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Planning Leg o' Lamb for 10

tazcrashtazcrash Posts: 1,852
edited March 2012 in Lamb
I did some looking in the recipes, and saw a few Leg of Lamb recipes, but they are all bone out, or stuffed and rolled. Does anyone have a good recipe for a leg of Lamb bone in, or at least give me a good reason to why I should de-bone it? 
I have some fond childhood memories of gnawing on that bone, and working out some marrow, and want to pass that on.
Bx - > NJ ->TX!!! 
All to get cheaper brisket! 


  • Doc_EggertonDoc_Eggerton Posts: 5,162

    Whatever you do, please give us a report and some pic :-)  I've been thinking about a leg o' lamb for awhile now.


    XLBGE X 2, LBGE (gave this one to my daughter), MBGE and lots of toys

  • stikestike Posts: 15,597
    edited March 2012
    i do bone-in leg of lamb every easter. it always gets wiped out.

    cook it around 400 or so, until 125 in the thickest part.  not a long cook.  could also go lower, but i am usually cooking it after taking the ham off, and need to be done quickly.

    typically i do a simple traditional lamb leg.  make shallow slits in the meat over the surface, and slide in garlic slivers.  i thin-slice the garlic, and then make the shallow cut with the knife, put a piece of garlic on it, and slide both back into the cut, then draw out the knife. 

    then liberally salt and pepper, sprinkle with finely chopped rosemary and any other herbs you have.  and rub with a little olive oil.

    that's my favorite way.
    but last year we mixed it up, and it was good. i still prefer the previous method. but here're last year's ingredients


    made a paste of the garlic, mustard, rosemary, brown sugar, and a little early mint. plus S&P.

    rubbed all over.  roasted at 350 til done.  maybe 45 to an hour. 

    again, pull it at 125/130 in the thickest part.  those who like well-done will have it from the thinner parts.  those with any brains will have it at better rarer temps. hahaha

    everyone in my extended family/friends eats it at 125 amazingly.  i could not serve anything else to them that rare.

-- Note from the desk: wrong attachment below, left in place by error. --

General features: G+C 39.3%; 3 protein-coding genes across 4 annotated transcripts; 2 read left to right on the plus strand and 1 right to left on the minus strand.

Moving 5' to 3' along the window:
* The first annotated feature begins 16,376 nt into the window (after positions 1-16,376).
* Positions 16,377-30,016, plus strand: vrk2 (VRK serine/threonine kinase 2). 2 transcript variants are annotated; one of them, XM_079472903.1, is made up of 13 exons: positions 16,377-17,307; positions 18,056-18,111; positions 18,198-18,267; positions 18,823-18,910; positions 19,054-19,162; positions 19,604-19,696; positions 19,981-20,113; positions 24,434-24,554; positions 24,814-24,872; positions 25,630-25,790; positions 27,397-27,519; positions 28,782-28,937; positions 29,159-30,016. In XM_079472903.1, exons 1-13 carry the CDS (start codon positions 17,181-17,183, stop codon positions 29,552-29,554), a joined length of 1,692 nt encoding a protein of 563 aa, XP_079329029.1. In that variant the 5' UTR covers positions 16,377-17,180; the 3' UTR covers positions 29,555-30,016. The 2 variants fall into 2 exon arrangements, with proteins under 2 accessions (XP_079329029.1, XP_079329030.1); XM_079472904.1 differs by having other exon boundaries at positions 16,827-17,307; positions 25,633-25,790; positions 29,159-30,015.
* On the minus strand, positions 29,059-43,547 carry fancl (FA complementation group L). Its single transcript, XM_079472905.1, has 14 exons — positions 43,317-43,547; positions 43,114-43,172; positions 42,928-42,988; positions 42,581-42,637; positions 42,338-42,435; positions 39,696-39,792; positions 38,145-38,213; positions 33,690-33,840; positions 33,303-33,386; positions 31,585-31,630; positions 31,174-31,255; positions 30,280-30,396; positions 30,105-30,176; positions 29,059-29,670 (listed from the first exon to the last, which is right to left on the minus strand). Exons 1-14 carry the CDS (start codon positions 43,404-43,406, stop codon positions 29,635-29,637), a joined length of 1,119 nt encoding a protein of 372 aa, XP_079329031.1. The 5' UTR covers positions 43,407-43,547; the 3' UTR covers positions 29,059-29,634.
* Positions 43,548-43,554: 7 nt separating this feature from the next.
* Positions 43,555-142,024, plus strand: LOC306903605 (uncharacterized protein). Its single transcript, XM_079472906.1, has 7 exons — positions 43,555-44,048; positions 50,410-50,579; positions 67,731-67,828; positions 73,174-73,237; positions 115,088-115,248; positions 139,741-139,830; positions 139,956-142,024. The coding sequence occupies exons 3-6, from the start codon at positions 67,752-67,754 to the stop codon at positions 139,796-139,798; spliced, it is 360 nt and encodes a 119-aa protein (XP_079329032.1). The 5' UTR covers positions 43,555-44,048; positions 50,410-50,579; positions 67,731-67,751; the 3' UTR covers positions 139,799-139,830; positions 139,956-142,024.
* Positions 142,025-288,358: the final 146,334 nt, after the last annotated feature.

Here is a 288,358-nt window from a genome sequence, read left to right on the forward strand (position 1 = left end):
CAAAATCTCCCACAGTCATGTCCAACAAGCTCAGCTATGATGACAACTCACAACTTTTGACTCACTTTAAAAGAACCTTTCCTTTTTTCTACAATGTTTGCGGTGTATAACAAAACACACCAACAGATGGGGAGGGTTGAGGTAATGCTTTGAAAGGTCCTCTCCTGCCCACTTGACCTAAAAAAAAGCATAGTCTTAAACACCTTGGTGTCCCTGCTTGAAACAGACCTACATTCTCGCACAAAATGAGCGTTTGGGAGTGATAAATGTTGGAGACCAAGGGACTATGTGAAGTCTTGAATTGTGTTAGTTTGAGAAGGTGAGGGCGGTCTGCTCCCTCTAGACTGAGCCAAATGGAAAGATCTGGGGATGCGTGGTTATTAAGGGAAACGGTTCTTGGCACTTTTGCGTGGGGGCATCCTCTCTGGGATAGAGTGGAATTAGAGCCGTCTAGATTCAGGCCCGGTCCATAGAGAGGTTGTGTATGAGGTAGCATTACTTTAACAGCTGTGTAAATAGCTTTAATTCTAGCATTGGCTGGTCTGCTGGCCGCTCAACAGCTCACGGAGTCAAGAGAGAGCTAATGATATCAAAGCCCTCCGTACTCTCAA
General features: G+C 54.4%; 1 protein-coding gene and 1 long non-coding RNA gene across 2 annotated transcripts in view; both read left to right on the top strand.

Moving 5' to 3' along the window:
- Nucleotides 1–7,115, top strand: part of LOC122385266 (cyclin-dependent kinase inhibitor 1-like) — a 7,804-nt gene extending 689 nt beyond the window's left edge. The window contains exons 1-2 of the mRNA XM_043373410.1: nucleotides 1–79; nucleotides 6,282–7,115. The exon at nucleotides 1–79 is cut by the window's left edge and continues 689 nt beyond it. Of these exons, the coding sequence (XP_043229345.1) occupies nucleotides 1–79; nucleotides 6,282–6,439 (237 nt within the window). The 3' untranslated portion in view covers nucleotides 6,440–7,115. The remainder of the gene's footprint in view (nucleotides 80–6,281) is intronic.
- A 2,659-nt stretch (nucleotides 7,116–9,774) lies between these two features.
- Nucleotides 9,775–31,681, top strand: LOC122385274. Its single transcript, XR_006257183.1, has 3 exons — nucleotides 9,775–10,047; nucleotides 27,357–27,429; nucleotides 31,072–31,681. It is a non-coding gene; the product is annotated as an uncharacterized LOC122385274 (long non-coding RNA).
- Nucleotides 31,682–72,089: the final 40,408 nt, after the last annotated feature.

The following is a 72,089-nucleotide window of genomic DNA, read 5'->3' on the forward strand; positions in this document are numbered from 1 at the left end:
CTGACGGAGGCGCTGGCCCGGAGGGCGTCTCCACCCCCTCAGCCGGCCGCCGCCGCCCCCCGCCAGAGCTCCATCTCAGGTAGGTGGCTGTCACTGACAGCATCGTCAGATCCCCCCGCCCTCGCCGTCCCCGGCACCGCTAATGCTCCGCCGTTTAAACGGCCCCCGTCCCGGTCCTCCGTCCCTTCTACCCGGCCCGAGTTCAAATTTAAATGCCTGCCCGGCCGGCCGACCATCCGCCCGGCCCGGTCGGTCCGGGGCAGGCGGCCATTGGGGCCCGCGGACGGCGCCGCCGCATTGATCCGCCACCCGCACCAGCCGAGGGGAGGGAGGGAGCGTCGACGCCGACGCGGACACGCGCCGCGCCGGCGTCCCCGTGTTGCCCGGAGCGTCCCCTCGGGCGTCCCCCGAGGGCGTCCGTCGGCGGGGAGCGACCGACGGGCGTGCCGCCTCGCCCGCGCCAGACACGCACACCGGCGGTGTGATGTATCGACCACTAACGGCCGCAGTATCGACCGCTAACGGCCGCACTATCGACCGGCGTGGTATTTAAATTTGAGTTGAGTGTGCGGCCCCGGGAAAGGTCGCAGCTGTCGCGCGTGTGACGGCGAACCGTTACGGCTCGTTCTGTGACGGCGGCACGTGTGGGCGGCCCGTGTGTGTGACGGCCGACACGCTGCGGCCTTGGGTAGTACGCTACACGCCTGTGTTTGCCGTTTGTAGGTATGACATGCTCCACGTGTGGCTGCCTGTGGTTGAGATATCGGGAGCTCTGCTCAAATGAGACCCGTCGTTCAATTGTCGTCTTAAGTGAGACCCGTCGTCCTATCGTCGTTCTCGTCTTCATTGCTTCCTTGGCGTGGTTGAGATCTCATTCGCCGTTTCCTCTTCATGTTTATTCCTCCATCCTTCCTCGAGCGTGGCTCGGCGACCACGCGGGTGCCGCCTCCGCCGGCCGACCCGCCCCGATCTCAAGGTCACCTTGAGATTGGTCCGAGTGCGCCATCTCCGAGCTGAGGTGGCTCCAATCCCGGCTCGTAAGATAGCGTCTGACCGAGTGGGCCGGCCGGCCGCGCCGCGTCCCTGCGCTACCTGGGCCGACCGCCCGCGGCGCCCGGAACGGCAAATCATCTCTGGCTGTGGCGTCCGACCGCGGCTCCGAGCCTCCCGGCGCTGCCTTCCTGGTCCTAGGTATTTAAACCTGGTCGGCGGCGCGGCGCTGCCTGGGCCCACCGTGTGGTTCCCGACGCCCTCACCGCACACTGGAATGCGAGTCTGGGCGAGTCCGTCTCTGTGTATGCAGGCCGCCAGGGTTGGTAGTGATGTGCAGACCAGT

ed egli avea del cul fatto trombetta -Dante
  • tazcrashtazcrash Posts: 1,852
    Stike, you are the man! 
    this was exactly what I was looking for: Even an estimated time!!!!! 

    And to 125 will be perfect, my 7 year old and I will have it the way we like, and the others can have theirs "cooked". :P

    Bx - > NJ ->TX!!! 
    All to get cheaper brisket! 
  • stikestike Posts: 15,597
    i would suggest doing it without the mustard paste as i showed in the pics.  i don't have pics of the 'other' way, despite having done it for many years.  i don't have any idea re: quantities in the paste, and i recall that it wasn't as good as it looked (the paste, the lamb is always good)

    ed egli avea del cul fatto trombetta -Dante
  • tazcrashtazcrash Posts: 1,852
    I would have to skip the mustard anyway. One of the guests makes faces like a 5 year old the minutes they can smell it.

    Correction: some 5 year olds are very open to trying first.
    Bx - > NJ ->TX!!! 
    All to get cheaper brisket! 
  • stikestike Posts: 15,597
    you don't taste  'mustard' in the end.  they'd never know.
    ed egli avea del cul fatto trombetta -Dante
  • ChubbsChubbs Posts: 6,925
    Stike, do you pick up a big garlic flavor by placing the cloves in a slit in the meat? I have been thinking of trying that for a while now
    Columbia, SC --- LBGE 2011 -- MINI BGE 2013
  • stikestike Posts: 15,597
    you get the flavor only really when you get a piece of garlic in the slice.

    you can also just grind up some garlic and cover it with that.  i do the sliced deal for presentation's sake.  diamond pattern all over the roast.  really thought i had a pic
    ed egli avea del cul fatto trombetta -Dante
  • BaysidebobBaysidebob Posts: 489